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Many real estate professionals are unclear about what the term non-disclosure state means as it relates to a disclosure state. In disclosure states, when the sale of a property is recorded, the sale price is also reported, making it part of the public record. This is the data that salespeople, brokers, appraisers, and other real estate professionals use to form their opinions of value.

Conversely, in non-disclosure states, the sales price of real property is not recorded and made available through the public record. This does not mean that salespeople, brokers, or even members of the general public are prohibited by law from divulging or discussing the sales price. It means that employees of the county offices that would be privy to sales data are prohibited from disclosing that information to the general public.

In addition, the state or county governments in non-disclosure states cannot force anyone to disclose the sales price. If the sales price is in the MLS, they may have access, but as mentioned above, the state and/or county governments are prohibited from disclosing that information to the general public.

In non-disclosure states, one way to see sale prices is through the MLS. If the sale was a private sale, such as a for-sale-by-owner (FSBO) or a sale performed by a real estate agent who is not part of the MLS, that information will not be available. Plus, not all MLS systems require that the sales price be entered upon closing. According to the National Association of Realtors (NAR), in some cases, sales prices can be categorized as confidential in non-disclosure states. To add further confusion, some non-disclosure states may have counties that are full disclosure.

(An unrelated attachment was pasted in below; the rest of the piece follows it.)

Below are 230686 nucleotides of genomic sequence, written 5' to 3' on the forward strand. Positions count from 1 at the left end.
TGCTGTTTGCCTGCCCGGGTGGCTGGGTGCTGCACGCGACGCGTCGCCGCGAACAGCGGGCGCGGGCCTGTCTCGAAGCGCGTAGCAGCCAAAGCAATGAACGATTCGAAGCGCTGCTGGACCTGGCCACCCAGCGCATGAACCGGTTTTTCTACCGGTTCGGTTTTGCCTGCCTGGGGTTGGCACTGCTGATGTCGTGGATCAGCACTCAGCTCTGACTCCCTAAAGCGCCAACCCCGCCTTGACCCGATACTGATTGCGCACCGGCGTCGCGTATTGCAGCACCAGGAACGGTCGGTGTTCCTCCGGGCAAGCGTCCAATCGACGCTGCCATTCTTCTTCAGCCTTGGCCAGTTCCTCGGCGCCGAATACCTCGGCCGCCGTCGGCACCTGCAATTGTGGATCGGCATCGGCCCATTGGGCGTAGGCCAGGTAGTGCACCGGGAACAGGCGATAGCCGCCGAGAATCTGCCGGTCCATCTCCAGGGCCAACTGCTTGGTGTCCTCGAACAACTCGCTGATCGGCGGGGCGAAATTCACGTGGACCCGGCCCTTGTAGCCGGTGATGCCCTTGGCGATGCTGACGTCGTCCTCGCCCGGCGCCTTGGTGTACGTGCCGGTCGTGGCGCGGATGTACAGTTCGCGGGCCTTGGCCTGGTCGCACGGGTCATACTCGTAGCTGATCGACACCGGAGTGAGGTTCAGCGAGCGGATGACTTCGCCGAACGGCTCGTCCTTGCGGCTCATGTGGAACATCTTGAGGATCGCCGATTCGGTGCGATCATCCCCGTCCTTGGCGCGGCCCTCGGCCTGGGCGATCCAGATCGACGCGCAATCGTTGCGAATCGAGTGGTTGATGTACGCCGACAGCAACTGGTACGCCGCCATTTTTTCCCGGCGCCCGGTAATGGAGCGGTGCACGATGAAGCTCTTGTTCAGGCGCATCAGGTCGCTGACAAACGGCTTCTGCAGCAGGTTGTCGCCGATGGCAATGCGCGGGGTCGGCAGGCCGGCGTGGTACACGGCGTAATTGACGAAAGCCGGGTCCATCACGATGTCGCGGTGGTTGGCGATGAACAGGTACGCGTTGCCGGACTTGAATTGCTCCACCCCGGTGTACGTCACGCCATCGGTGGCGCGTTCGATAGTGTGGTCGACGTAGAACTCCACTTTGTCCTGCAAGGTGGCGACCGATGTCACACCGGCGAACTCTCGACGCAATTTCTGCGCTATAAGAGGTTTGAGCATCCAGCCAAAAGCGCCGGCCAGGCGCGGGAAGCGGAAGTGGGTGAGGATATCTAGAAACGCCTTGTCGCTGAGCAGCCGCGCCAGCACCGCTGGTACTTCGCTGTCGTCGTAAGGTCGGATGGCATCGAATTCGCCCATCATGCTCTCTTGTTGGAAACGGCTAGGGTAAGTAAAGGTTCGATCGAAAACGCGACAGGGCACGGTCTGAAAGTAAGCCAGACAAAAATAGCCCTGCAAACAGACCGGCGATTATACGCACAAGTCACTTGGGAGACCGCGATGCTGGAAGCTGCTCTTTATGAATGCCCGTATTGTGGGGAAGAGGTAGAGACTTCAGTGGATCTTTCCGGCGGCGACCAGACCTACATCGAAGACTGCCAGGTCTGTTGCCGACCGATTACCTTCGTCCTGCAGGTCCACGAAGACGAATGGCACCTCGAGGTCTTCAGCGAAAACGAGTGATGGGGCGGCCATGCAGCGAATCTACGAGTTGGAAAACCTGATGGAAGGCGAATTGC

Map of the U.S. Highlighting Non-Disclosure States

The current list of non-disclosure states includes Alaska, Idaho, Kansas, Louisiana, Mississippi, Missouri (some counties), Montana, New Mexico, North Dakota, Texas, Utah, and Wyoming.

What Can You Do to Get a Property Sales Price?

Few options are available when working in a non-disclosure state (county disclosure rules aside). If the sales price is not public and is not in the MLS, it is common practice to use an automated valuation model (AVM). In fact, ATTOM AVM is a lender grade AVM that enables you to fill in the gap.

We use more than 80 million homes in our property database across all 50 states representing 99% of the US population. We also use valuation software developed by Automated Valuation Model Analytics and believe our property AVM to be one of the best on the market.

How Does ATTOM Help?

To gauge the accuracy of our AVM, ATTOM compares our real estate valuations to actual sale prices over a recent three-month period. Even if the sales price is not disclosed, you can access sales history and mortgage information from the ATTOM platform to calculate an estimated sales price for a property.

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